REHNQUIST: Mr. Olson, you have four minutes remaining.

OLSON: Thank you, Mr. Chief Justice.

May it please the court, it seems to me that it's very difficult to read the Florida Supreme Court decision as saying anything else other than the Florida Constitution, in their view -- in that court's view, is trumping everything else.

OLSON: The second paragraph of the conclusion says, "Because the right to vote is the preeminent right in the declaration of rights of the Florida Constitution" and so forth. This opinion is full of language...

BREYER: Wouldn't they -- I suppose they'd referred to the Declaration of the Rights of Man, 1789, the French Revolution. I mean the right to vote is a value in the Constitution. Are they actually saying -- I didn't see it.

OLSON: They're saying...

BREYER: The statute means one thing, but the statute's unconstitutional because the constitution of Florida says the opposite? I didn't see that.

OLSON: I think that the only reasonable, fair reading of the decision is that the Florida Supreme Court felt that -- and it says it over and over again -- that we are going to attempt to discern the will of the people, the will of the electorate and discern and enhance in whatever way we possible can the right to vote.

And because of that, these provisions of the statute, which are very much quintessentially legislative, the timetables that are involved in this statute, particularly the November 14 deadline, is a part of a composite package. There's one week for a protest and certain recounts to the extent that they can be done, and there are four weeks for contests.

When the Florida Supreme Court truncated -- when the Florida Supreme Court expanded the protest period from seven days to 19 days, it necessarily limited the contest period to a shorter period of time. It changed the discretion. It allowed certain things to occur that couldn't have occurred. And it justifies all of those things on the grounds that the Florida Supreme Court -- the Florida Constitution trumps those legislative concerns.

OLSON: And that's why it said we are not going to be dissuaded by hypertechnical statutory considerations. So the court was doing what this court said in the McPherson v. Blacker case that it cannot do, is allow itself to insert itself or the Florida constitution above what is required by Article II, Section 1 of the Constitution.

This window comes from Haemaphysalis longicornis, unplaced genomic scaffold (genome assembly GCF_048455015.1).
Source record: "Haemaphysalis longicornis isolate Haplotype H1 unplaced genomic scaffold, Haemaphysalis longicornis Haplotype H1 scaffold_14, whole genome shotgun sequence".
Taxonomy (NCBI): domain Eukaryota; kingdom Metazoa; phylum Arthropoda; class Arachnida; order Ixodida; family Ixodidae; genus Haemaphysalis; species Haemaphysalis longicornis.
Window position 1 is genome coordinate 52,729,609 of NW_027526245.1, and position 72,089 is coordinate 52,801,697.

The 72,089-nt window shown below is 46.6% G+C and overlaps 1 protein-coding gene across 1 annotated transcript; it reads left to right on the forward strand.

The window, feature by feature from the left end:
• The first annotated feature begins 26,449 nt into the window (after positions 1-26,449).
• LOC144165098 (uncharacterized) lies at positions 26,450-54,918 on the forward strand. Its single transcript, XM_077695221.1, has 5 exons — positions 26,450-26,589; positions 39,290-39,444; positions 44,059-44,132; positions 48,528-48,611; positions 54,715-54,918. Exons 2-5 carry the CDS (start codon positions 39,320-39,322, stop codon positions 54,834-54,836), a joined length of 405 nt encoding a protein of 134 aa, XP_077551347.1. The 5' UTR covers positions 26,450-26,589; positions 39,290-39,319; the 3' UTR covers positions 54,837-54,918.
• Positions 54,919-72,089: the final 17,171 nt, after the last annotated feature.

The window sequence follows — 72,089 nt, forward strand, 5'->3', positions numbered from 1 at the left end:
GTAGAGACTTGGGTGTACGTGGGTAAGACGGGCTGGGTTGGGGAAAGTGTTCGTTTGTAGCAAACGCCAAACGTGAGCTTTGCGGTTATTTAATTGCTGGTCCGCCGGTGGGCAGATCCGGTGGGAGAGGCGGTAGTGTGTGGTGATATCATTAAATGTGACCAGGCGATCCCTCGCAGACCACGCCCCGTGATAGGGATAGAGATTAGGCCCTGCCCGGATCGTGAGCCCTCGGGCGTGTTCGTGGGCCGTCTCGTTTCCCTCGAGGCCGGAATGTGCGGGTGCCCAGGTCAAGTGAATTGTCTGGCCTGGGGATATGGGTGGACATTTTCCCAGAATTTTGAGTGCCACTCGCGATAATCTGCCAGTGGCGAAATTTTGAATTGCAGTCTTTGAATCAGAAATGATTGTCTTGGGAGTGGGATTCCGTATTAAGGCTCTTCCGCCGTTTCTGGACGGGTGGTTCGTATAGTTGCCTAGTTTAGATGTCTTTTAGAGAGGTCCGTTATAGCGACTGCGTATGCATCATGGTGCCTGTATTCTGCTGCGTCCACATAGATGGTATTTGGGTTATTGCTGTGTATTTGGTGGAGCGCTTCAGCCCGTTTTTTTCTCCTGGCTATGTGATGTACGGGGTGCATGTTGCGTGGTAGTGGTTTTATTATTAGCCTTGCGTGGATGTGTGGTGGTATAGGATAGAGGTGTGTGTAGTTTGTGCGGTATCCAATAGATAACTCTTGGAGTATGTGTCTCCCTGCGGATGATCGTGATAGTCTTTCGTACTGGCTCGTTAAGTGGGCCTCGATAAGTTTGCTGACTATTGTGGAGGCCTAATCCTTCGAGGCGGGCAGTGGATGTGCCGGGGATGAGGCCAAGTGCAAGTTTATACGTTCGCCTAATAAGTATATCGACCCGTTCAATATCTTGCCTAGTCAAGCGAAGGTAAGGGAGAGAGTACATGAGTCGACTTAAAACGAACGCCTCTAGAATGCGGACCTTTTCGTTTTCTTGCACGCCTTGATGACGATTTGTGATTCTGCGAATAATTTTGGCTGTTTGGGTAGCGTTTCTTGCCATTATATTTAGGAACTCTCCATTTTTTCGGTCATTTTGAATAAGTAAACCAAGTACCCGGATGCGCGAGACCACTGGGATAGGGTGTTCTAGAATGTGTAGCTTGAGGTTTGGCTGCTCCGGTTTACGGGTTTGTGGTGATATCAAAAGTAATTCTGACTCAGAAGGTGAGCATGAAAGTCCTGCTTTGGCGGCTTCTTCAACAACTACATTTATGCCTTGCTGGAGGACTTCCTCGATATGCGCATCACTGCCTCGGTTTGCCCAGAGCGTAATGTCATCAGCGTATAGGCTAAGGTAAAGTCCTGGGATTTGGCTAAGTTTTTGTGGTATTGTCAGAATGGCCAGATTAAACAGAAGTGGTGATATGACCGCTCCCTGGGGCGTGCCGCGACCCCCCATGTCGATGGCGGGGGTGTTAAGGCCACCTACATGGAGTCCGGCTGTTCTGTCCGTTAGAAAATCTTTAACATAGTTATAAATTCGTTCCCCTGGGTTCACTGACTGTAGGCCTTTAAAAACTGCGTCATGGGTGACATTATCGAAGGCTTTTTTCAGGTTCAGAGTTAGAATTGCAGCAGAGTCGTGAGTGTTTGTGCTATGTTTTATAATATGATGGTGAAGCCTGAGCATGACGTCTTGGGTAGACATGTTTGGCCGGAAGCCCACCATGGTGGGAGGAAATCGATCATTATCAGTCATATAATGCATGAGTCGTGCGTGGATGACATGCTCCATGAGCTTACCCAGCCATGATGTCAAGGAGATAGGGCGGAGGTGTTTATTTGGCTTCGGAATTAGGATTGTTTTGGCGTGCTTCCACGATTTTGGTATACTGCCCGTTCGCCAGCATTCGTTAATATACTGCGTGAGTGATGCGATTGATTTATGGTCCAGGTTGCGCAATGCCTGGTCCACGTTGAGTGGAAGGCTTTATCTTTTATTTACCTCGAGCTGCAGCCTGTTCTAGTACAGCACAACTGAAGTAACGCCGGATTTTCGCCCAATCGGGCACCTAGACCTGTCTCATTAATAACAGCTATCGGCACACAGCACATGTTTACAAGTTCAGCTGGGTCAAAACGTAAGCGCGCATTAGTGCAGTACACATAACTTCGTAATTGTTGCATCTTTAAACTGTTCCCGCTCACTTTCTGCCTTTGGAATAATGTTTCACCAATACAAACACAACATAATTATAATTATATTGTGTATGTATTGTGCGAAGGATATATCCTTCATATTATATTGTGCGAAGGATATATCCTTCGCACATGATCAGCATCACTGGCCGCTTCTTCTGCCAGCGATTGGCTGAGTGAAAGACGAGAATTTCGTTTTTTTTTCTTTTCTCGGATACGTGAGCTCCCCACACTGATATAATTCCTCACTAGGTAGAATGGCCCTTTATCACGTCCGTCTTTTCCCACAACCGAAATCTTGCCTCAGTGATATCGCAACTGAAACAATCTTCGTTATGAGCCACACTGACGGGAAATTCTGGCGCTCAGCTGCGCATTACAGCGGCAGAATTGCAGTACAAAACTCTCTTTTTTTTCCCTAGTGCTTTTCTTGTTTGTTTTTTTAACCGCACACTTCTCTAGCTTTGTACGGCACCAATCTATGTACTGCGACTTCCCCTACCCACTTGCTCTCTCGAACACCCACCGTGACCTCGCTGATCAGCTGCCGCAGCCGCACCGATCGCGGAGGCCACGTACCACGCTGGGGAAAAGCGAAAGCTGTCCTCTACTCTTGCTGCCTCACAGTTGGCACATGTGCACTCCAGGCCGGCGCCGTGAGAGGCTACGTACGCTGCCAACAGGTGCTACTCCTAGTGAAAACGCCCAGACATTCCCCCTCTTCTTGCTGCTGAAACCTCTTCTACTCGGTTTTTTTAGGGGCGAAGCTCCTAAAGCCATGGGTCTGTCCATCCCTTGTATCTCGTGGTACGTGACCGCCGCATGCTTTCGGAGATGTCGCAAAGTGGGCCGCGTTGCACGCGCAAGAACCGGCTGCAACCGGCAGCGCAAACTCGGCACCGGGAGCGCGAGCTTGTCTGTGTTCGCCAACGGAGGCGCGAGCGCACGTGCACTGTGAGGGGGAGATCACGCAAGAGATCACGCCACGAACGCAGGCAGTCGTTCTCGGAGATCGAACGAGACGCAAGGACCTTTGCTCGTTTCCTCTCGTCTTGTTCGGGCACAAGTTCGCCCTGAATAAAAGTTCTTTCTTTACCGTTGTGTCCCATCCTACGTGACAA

It also seems to me quite evident, in response to what Justice Kennedy was asking earlier, that there was concern about the federal statutory provision. The language to which I think Justice Kennedy was referring is on page 32-A of the appendix to the petition from the court's decision. And there's a footnote there that does refer to reference to 3 U.S.C. 1 through 10, which of course includes Section 5, and it says so in conjunction with the statement that the exercise of the discretion by the secretary of state could not be done in such a way that would preclude Florida voters from participating fully in the federal electoral process.

The court was assuming, it seems to me, that it did not -- was not conflicted, the decision it was rendering was not going to cause a conflict with the federal statutory scheme, and it was, we submit, in error in that regard.

So to sum up, with respect to this, the Florida Supreme Court radically changed the legislative scheme because it thought it could do so under the Florida constitution.

OLSON: By doing so, it acted inconsistently with Article II of the Constitution and inconsistently with Section 5 of Title 3 and it has brought about precisely the circumstances that Section 5 -- Section 3, Title 3, was designed to avoid.

GINSBURG: If I had looked in the conclusion, the paragraph on page 37-A, with a summarized -- what they said -- there's nothing there about the Florida constitution, it's only about the Florida election code. They say they must construe the Florida election code as a whole and they point out the provisions in conflict. There's not one word in that paragraph that says anything about the Florida.

OLSON: The very second paragraph refers to the Florida constitution and the rights to vote, page 36-A of the appendix to the petition.

REHNQUIST: Thank you, Mr. Olson.

The case is submitted.

BOSLEY: The honorable court is now adjourned until Monday next at 10:00.